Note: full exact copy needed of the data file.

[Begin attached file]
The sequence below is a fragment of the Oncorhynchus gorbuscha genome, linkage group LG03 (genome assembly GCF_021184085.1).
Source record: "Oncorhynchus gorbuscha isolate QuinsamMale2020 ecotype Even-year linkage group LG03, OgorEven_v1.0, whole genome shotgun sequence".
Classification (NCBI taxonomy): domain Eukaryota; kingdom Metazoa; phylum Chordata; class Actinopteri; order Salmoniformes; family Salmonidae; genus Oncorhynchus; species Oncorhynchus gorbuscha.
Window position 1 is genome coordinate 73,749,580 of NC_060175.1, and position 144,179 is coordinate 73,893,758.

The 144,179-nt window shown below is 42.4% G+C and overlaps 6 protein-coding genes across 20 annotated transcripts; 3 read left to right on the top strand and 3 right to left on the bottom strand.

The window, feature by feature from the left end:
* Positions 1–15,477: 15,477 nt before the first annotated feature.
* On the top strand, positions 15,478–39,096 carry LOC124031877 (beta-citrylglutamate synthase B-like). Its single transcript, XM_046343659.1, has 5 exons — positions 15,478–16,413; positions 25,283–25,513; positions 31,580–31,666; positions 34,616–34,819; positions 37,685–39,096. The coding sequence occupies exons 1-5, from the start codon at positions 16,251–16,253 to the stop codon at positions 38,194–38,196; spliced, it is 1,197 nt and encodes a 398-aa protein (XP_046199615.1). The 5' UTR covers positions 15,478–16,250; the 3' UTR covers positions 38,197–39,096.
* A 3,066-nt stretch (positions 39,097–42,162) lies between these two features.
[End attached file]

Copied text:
The sequence below is a fragment of the Oncorhynchus gorbuscha genome, linkage group LG03 (genome assembly GCF_021184085.1).
Source record: "Oncorhynchus gorbuscha isolate QuinsamMale2020 ecotype Even-year linkage group LG03, OgorEven_v1.0, whole genome shotgun sequence".
Classification (NCBI taxonomy): domain Eukaryota; kingdom Metazoa; phylum Chordata; class Actinopteri; order Salmoniformes; family Salmonidae; genus Oncorhynchus; species Oncorhynchus gorbuscha.
Window position 1 is genome coordinate 73,749,580 of NC_060175.1, and position 144,179 is coordinate 73,893,758.

The 144,179-nt window shown below is 42.4% G+C and overlaps 6 protein-coding genes across 20 annotated transcripts; 3 read left to right on the top strand and 3 right to left on the bottom strand.

The window, feature by feature from the left end:
* Positions 1–15,477: 15,477 nt before the first annotated feature.
* On the top strand, positions 15,478–39,096 carry LOC124031877 (beta-citrylglutamate synthase B-like). Its single transcript, XM_046343659.1, has 5 exons — positions 15,478–16,413; positions 25,283–25,513; positions 31,580–31,666; positions 34,616–34,819; positions 37,685–39,096. The coding sequence occupies exons 1-5, from the start codon at positions 16,251–16,253 to the stop codon at positions 38,194–38,196; spliced, it is 1,197 nt and encodes a 398-aa protein (XP_046199615.1). The 5' UTR covers positions 15,478–16,250; the 3' UTR covers positions 38,197–39,096.
* A 3,066-nt stretch (positions 39,097–42,162) lies between these two features.